In the kitchen, the vent rattles.  Feet away, the living room blares the voice of Dr. Seuss' "The Cat in the Hat,"  a winter special.  The woodstove in the corner spits a "pop;"  flame red logs fighting endlessly to keep wearied bones warm.

     The inhabitants are tired.  One gives a cough--lungs rattling like the vent in the kitchen.  They all accept winter's presence.  It is what it is.  A reminder to the cycle of nature and of life.


by Constantine Peter Cavafy (1911)

As you set out in search of Ithaka
Pray that your journey be long
full of adventures, full of awakenings.
Do not fear the monsters of old...
You will not meet them in your travels
if your thoughts are exalted and remain high,
if authentic passions stir your mind, body and spirit.
You will not encounter fearful monsters
if you do not carry them within your soul
if your soul does not set them up in front of you.

                    * * *

I jotted this poem down in my journal on December 28, 2011, way before I met Jessica Bell (poet and author of String Bridge).  This is in honor of her Homeric Writers Retreat and Workshop which will be held in Ithaca  this coming August.

The Homeric Writers' Retreat & Workshop

Thursday, January 26, 2012


Sometimes in life we are forced to “take a break.” Unwillingly, we drop what we love and face the inevitable.

Through all the workings, it is still there, hidden in the deep recesses of our minds -- what we most love, what seared us with passion, and its voice, though faint, begs us to come, to rise, and to never let go because it is what comprises us to be who we really are and should be.

After only entering three posts in my blog, life had dealt me something unexpected. My only kin here, an aunt, who had been a second mom to me was diagnosed with Stage 4 lung cancer. She was a nurse, no kids and a non-smoker, and I was left baffled by how cancer rapidly consumed her body to deterioration. One minute, she looked stronger than her younger sisters. The next minute, a short walk to the mailbox proved arduous to her.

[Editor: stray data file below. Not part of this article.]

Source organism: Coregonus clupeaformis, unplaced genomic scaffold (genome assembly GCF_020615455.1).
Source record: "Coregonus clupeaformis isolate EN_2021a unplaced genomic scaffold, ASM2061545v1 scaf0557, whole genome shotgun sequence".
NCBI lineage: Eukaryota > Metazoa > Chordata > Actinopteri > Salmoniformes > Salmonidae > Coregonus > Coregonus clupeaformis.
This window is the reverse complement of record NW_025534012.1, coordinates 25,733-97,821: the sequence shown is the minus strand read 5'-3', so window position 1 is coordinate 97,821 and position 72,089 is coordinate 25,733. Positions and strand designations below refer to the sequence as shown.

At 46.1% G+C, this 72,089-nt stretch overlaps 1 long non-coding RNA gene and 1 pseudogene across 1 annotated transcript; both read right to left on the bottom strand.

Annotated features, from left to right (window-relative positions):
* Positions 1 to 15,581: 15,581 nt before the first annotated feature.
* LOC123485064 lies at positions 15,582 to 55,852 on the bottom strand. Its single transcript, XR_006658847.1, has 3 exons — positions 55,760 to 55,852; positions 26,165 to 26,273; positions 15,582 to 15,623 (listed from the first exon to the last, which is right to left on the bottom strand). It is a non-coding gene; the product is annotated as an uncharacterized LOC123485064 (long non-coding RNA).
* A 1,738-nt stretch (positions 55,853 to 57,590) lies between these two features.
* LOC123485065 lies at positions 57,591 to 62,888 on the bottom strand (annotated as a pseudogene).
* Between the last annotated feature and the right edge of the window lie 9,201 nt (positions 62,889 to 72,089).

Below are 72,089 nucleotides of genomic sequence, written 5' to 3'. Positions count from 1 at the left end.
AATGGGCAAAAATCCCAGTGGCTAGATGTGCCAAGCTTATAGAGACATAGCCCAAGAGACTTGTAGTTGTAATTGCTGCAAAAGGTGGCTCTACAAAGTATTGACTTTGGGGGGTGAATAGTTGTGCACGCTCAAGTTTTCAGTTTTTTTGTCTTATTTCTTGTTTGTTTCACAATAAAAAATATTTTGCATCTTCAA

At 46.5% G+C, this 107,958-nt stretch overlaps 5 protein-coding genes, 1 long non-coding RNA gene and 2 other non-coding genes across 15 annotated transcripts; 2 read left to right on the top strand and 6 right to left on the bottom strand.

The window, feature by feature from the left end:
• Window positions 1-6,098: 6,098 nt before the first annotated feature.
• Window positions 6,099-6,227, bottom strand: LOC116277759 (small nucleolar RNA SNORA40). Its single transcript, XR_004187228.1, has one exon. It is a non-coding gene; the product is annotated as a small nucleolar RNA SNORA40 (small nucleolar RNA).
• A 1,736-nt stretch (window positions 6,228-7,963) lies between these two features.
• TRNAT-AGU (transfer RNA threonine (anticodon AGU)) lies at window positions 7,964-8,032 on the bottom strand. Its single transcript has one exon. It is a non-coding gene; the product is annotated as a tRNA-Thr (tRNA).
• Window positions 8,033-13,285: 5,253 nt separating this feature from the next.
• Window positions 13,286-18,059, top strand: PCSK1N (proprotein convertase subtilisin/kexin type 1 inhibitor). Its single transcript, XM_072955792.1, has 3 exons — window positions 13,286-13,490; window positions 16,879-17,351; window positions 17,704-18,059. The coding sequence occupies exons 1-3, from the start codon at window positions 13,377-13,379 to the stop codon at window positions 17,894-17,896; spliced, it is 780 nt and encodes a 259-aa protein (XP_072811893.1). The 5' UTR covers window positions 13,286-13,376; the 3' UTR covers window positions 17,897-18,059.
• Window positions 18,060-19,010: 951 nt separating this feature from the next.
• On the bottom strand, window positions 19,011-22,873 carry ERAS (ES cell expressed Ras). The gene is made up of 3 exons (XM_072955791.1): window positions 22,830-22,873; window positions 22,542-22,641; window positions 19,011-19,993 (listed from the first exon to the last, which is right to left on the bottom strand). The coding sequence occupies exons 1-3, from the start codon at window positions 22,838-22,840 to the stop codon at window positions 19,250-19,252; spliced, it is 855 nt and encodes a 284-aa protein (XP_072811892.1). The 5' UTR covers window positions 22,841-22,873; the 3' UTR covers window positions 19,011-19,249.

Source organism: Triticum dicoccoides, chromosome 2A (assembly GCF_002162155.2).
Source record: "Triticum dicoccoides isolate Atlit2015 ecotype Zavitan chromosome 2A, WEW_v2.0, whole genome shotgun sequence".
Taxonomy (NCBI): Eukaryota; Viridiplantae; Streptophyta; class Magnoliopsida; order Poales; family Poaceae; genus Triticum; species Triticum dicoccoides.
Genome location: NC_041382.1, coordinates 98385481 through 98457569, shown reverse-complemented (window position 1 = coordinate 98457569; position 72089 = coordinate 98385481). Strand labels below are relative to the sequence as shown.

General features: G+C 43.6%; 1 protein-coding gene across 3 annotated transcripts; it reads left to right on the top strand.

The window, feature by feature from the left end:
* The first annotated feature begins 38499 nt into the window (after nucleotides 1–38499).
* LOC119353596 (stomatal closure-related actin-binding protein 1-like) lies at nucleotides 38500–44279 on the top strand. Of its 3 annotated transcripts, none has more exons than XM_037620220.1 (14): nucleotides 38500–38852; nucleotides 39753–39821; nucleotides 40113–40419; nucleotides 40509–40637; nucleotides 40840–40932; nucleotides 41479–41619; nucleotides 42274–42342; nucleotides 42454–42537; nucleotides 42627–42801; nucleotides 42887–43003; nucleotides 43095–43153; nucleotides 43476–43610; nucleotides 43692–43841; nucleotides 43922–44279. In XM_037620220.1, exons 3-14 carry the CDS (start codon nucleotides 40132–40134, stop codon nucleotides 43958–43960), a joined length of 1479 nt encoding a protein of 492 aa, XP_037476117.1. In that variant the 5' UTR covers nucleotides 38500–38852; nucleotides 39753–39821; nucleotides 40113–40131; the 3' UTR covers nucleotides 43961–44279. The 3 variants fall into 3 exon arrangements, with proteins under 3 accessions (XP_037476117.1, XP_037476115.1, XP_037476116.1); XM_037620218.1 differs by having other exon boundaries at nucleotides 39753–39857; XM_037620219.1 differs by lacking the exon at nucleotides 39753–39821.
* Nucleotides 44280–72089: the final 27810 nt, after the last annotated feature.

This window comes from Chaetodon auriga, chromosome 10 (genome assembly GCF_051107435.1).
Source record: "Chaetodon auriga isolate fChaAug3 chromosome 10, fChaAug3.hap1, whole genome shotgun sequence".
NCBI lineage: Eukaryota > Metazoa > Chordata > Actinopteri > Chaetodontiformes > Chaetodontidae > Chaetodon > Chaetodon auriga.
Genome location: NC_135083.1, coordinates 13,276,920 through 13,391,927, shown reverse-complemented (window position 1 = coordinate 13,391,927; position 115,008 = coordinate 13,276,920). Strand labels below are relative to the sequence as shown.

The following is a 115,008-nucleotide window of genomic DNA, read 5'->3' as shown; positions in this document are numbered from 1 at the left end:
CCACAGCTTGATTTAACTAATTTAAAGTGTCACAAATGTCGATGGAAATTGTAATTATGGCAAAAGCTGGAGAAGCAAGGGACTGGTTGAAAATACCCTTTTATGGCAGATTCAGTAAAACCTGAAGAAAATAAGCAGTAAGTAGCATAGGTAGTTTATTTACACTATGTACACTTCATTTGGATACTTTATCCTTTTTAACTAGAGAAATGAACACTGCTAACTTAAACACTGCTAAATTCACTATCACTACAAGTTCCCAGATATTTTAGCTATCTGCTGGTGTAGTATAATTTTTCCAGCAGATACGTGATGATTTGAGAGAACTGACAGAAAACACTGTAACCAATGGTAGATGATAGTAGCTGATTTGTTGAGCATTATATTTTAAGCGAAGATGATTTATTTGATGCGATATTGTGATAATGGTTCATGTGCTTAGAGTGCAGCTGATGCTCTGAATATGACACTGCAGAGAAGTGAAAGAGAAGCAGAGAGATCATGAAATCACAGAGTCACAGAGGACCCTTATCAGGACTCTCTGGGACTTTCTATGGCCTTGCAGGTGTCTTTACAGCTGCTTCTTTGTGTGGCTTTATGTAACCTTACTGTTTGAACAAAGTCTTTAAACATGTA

I was unprepared. And I guess nothing about cancer could really prepare you for it. Yet, I did what I must--dutifully commuting two hours to where she was at--cooking for her, assisting her, and as much as possible did everything I could to make it easy for her. After a long exhausting day, and numerous days after that, with suppressed tears finally making its way, I journey back home to my husband and kids, my source of comfort.

During this time, I have let go of putting entries into my blog. I also let go of finishing my manuscript. No amount of concentration could get me to write.

When my beloved aunt passed away a few months ago, I learned that she had accumulated six month’s worth of vacation time. They were all unused. Why had she done this? Was she waiting for the right time to use them? Why had she waited so long?

Her decision of foregoing time for herself would always fill my mind, and it became my stimulus to change…to waste no more time…to see what‘s out there…and to fulfill my purpose as a writer. It is my hope to never tire, to be back into blogging once again, to write more, to be of help and get to know fellow bloggers and non-bloggers out there because all I am given is one chance and it is my aim to spend it wisely.